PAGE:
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£8 billion pounds/year is spent on health related research and there is a responsibility to demonstrate a return on investment (Walshe & Davies 2013). Yet currently the translation of health services research knowledge into everyday practice remains a challenge (World Health Organisation, 2006). This challenge is known as the second knowledge translation gap (T2) or ‘campus to clinic’ gap (Greenhalgh & Wieringa 2011).\ud
Knowledge is defined by Aristotle in three distinct forms: episteme (facts), techne (skills) and phronesis (practical wisdom). In the context of health services research ‘knowledge’ is often interchangeable with ‘evidence’ and is defined as ‘research evidence’, ‘clinical experience’, ‘patient experience’ and ‘information about the local context’ (Rycroft-Malone et al. 2004).\ud
‘Translation’ has many broad interpretations, with the process element being described as ‘transfer’, ‘exchange’, ‘brokering’, ‘utilisation’, ‘implementation’ and most recently ‘mobilisation’. \ud This gap has given rise to a focused scientific field of study specifically exploring implementation, and resulted in models of factors affecting the implementation of research knowledge into everyday practice.\ud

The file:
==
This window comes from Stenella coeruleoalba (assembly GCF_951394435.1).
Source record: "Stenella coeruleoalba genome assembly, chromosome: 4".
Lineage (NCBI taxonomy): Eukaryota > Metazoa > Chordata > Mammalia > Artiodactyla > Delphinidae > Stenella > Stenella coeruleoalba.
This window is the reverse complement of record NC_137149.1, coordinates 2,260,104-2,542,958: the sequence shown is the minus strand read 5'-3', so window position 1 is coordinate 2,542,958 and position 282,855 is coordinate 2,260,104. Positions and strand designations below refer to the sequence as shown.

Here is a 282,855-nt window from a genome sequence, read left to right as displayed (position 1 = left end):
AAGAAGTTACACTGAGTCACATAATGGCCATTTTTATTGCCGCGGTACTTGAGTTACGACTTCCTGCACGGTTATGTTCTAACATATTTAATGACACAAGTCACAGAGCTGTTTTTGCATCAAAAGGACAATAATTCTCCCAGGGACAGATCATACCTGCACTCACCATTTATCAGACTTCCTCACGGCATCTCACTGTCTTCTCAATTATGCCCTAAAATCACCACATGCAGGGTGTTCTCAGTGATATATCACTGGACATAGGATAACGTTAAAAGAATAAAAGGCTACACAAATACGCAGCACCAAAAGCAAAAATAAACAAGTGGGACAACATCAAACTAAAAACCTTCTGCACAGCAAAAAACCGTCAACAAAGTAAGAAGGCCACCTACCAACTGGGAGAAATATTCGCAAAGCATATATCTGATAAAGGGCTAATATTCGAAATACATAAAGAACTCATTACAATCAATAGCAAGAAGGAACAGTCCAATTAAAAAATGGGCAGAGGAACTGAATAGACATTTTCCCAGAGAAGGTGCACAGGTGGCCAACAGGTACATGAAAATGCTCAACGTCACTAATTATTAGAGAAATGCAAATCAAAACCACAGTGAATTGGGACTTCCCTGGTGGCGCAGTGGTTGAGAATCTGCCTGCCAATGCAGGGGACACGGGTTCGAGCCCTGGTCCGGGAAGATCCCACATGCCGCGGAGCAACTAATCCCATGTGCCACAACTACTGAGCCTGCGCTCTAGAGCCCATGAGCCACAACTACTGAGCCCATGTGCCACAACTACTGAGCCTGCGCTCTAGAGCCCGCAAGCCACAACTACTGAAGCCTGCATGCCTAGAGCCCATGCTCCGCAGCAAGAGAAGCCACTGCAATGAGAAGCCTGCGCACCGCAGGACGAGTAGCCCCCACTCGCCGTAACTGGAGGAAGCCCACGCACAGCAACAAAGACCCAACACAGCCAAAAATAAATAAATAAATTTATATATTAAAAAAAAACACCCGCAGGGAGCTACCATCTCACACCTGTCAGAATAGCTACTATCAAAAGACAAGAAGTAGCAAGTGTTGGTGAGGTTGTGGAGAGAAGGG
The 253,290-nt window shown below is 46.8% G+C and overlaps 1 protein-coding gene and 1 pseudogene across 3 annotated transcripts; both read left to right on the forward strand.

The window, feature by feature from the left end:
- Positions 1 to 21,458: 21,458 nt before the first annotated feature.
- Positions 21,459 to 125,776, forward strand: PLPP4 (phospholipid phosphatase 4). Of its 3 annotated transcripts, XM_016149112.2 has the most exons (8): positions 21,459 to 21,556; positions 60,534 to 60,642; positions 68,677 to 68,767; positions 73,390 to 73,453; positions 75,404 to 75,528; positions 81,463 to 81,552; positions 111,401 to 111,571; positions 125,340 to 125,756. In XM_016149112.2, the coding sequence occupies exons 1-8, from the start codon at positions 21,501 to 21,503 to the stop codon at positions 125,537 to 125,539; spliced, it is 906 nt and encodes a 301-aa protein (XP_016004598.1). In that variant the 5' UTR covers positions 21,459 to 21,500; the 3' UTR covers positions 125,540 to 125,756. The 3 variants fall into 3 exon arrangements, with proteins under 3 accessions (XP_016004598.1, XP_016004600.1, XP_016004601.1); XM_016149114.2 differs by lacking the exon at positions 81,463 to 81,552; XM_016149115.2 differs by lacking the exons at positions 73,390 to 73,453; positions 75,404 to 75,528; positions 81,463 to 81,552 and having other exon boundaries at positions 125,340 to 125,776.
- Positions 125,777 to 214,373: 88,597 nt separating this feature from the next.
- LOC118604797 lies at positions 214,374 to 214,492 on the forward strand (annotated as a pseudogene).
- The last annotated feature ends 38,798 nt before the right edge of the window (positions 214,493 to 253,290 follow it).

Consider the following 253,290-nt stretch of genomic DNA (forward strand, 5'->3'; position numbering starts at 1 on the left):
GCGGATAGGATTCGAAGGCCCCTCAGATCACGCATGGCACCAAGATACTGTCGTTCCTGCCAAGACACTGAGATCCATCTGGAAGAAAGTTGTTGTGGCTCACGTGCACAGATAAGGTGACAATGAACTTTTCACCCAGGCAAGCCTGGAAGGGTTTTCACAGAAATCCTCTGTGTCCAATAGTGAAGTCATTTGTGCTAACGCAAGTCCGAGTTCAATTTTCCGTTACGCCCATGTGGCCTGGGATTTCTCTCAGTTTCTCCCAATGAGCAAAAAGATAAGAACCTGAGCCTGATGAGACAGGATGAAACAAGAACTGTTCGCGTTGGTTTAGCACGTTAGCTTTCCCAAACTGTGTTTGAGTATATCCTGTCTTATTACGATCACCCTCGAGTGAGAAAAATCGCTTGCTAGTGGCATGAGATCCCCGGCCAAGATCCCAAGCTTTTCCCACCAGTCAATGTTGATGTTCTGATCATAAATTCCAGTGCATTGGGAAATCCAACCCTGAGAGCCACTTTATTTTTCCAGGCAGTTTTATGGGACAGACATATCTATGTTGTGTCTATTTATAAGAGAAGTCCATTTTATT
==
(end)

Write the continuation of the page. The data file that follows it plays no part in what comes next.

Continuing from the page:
In this research, the author started from the position that implementation is not a science but a practice; a practice that shares many similar traits with design practice. And therefore design practice can offer suggestions as to how to improve implementation of health research knowledge into practice.\ud
A review of concepts underpinning participatory design and design practice was conducted and compared to the consolidated framework complied by Damschroder et al (2009). This created two distinct descriptions that were overlaid. This paper presents these and the similarities and differences between the two are discussed to present an argument for the use of design practice to support the implementation of health services research knowledge into everyday practice.
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